Ron Shurer’s life was remembered Tuesday as a many-chaptered love story of selfless giving — to his wife and family; to his faith; to those who battled with him against cancer; and to his country in the Secret Service, and as a soldier who earned the Medal of Honor.
“We are gathered today during unprecedented times to celebrate an unprecedented man … my husband, my best friend, our hero,” Shurer’s wife Miranda said at the funeral mass that preceded the full honors burial for Shurer at Arlington National Cemetery.
Romance was not exactly a strong suit for her combat medic husband during their courtship, she said at services at the Church of the Nativity in Burke, Virginia.
“I was telling the boys [Cameron, 12, and Tyler, 9] the other day about how Ron gave me a great big teddy bear during our first Christmas together. Sometimes he would use that teddy bear to practice checking for wounds and calling in a helicopter evac. That was pretty adorable,” she said.
What he may have lacked on the romantic side, he made up for in substance, Miranda said of her husband, who died of cancer May 14 at age 41.
“He wanted to make a difference in the world and he studied hard because he wanted to be ready to do everything possible to help his teammates. He was the kind of person who gave 100% of himself, and that’s what I wanted in a future husband,” she said. “He was funny and smart and fun to be around, and he pushed hard every day to be the best version of himself.”
The best version was all that members of Special Forces Operational Detachment Alpha 3336 ever saw in Shurer, said Sgt. Maj. Matt Williams, who also earned the Medal of Honor for his actions with Shurer in the Battle of Shok Valley on April 6, 2008, in Afghanistan’s Nuristan province.
Shurer “was a mentor first, and then a teammate and then a friend. He took me in and kind of showed me the ropes. He didn’t treat me as the new guy,” Williams said.
He joked of how they would work out together: “He was gonna make me fast and I was gonna make him big. We failed at both.”
“I was there that day and I saw what he did,” Williams said of the Shok Valley firefight. “Ron was the type of guy who would do anything for anybody and he always put himself last.”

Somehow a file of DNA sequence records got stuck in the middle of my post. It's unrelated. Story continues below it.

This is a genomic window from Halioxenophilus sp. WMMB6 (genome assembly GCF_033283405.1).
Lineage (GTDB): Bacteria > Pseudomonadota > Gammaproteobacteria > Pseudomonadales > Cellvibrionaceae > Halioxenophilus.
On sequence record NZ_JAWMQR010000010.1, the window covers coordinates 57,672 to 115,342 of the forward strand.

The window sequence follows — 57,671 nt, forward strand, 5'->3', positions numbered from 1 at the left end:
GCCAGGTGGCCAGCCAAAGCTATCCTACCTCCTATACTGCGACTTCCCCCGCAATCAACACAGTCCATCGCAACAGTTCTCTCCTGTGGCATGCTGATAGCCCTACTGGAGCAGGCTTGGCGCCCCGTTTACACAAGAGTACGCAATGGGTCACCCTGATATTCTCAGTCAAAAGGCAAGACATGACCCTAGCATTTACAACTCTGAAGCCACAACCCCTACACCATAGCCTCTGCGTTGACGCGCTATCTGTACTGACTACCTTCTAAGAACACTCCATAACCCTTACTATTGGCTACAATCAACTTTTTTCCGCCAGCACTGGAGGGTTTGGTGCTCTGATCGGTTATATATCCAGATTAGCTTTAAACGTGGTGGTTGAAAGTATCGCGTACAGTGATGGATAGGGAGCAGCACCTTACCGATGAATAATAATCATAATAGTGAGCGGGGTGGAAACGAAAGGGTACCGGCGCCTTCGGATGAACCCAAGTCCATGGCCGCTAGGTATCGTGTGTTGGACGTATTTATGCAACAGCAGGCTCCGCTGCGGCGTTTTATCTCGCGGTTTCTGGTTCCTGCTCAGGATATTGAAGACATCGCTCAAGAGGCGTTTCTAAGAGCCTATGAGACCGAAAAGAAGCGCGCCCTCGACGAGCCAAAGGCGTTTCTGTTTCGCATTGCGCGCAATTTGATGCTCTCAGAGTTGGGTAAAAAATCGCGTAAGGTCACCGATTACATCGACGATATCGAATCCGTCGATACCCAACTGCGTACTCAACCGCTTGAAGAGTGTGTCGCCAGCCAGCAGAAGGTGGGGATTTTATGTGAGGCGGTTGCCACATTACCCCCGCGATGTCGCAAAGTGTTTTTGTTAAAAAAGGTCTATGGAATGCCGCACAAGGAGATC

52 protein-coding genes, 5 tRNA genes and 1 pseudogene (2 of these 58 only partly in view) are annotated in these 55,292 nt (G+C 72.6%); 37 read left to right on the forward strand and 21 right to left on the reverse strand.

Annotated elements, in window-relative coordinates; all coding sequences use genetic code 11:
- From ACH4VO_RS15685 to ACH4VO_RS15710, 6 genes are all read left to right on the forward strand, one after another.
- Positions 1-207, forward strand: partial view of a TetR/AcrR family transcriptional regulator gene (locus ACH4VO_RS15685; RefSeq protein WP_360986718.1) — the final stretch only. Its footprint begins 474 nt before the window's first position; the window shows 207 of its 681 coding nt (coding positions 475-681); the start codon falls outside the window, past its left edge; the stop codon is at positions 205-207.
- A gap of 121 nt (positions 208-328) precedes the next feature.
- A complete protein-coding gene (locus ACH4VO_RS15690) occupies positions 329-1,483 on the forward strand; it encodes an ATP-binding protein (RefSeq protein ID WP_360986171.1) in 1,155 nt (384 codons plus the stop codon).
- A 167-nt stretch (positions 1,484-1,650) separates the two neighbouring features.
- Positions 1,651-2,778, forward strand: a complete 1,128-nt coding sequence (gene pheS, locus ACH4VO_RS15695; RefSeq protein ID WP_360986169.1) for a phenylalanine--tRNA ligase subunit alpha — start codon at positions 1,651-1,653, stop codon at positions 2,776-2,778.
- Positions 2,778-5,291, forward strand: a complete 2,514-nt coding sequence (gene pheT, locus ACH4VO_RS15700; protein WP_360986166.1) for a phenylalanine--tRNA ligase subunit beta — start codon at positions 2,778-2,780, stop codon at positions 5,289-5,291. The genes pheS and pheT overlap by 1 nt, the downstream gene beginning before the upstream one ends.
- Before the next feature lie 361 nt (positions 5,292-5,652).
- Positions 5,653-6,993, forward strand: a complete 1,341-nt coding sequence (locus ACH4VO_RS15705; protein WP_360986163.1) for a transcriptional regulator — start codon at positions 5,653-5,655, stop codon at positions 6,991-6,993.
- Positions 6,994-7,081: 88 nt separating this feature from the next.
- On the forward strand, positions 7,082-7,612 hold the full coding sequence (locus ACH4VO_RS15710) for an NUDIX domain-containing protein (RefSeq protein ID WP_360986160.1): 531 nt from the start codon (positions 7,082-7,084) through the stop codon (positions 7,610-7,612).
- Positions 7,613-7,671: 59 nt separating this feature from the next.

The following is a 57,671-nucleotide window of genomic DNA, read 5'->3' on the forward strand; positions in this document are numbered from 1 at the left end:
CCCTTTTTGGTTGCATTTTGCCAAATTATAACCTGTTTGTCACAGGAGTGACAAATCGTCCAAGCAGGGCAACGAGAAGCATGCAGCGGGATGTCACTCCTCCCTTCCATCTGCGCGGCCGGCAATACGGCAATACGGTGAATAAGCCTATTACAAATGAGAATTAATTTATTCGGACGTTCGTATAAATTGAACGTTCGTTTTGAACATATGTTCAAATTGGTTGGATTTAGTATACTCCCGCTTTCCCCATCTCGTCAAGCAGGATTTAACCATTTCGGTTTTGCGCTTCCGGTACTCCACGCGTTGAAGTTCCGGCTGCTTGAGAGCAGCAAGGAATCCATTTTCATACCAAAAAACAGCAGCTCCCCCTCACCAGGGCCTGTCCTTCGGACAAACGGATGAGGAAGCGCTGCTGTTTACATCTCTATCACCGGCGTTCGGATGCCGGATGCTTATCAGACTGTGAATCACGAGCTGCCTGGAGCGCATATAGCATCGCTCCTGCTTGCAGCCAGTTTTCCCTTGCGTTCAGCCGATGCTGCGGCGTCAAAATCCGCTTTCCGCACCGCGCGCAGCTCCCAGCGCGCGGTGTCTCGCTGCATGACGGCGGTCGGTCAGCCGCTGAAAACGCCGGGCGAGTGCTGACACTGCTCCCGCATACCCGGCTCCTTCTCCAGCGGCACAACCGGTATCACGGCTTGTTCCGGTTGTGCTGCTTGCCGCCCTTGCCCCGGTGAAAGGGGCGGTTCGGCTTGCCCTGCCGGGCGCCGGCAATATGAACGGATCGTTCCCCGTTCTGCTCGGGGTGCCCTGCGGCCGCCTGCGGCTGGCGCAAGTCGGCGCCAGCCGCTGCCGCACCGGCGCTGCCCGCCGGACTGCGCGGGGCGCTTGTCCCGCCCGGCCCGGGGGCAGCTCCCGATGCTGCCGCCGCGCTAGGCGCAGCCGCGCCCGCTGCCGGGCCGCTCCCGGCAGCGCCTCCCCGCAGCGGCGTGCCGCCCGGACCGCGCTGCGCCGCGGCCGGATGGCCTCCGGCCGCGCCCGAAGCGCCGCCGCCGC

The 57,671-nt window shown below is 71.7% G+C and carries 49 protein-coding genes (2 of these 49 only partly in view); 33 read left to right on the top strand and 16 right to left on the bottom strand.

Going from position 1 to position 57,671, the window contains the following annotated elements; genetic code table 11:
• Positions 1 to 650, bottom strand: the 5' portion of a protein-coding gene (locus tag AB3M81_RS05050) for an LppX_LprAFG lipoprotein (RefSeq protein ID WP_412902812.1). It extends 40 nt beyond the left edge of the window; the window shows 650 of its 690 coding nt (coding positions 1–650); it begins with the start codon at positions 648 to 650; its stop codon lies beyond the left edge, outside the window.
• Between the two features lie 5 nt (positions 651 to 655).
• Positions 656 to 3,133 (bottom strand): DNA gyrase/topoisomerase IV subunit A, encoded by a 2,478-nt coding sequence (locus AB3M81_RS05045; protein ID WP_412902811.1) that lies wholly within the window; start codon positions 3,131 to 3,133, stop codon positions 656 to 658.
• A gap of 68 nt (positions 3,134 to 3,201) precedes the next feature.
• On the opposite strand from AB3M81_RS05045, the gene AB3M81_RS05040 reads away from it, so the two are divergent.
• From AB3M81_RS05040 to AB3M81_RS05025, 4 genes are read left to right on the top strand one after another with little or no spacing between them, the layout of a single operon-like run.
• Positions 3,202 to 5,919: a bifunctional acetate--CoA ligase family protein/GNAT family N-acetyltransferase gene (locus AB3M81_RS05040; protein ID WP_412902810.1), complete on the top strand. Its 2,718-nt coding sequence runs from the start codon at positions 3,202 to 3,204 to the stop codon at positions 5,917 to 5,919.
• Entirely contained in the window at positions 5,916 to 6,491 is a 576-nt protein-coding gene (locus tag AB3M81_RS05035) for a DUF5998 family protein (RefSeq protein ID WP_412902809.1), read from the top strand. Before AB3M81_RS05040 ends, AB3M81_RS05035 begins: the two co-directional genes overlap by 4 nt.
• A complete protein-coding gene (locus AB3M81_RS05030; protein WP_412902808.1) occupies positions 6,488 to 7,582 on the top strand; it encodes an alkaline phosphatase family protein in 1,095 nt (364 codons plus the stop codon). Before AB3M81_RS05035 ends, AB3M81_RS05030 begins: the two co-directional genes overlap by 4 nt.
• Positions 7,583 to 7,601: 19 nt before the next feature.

In the battle, then-Staff Sgt. Shurer repeatedly exposed himself to fire to tend to the wounded, lowering several down a cliffside while shielding them with his own body, according to his Medal citation. At one point, an enemy round passed through his helmet and lodged in his arm.
“Having ensured the safety of the wounded, Staff Sergeant Shurer then regained control of his commando squad and rejoined the fight,” the citation said. “He continued to lead his troops and emplace security elements until it was time to move to the evacuation landing zone for the helicopter.”
In 2009, Shurer left the Army and joined the Secret Service, becoming part of the counter-assault team at the White House to protect the president. Even after he was diagnosed with cancer in 2017, Shurer continued to report to the White House when his treatments would allow.
At the funeral mass, Father Bob Cilinski said that Shurer invited him as a guest to the White house ceremony where he received the Medal of Honor from President Donald Trump on Oct. 1, 2018.
“I’ve known you for a couple of years. You’ve never shared that story [of the battle]” Cilinski said he later told Shurer. “Ron, where did you find the strength in that moment of such danger and terror?”
Cilinski said Shurer told him he said a prayer: “Dear God, watch over Miranda and my family and give me the strength to help others.”
“He lived out that call to love knowing and believing that you sacrifice for love,” Cilinski said.
Shurer’s son, Cameron, came to the front of the church for a reading from St. Paul that summed up his father’s understanding of the meaning of love:
“Love is patient, love is kind. It does not envy, it does not boast, it is not proud. It does not dishonor others, it is not self-seeking, it is not easily angered, it keeps no record of wrongs.”
“Love does not delight in evil but rejoices with the truth. It always protects, always trusts, always hopes, always perseveres.”
— Richard Sisk can be reached at Richard.Sisk@Military.com.
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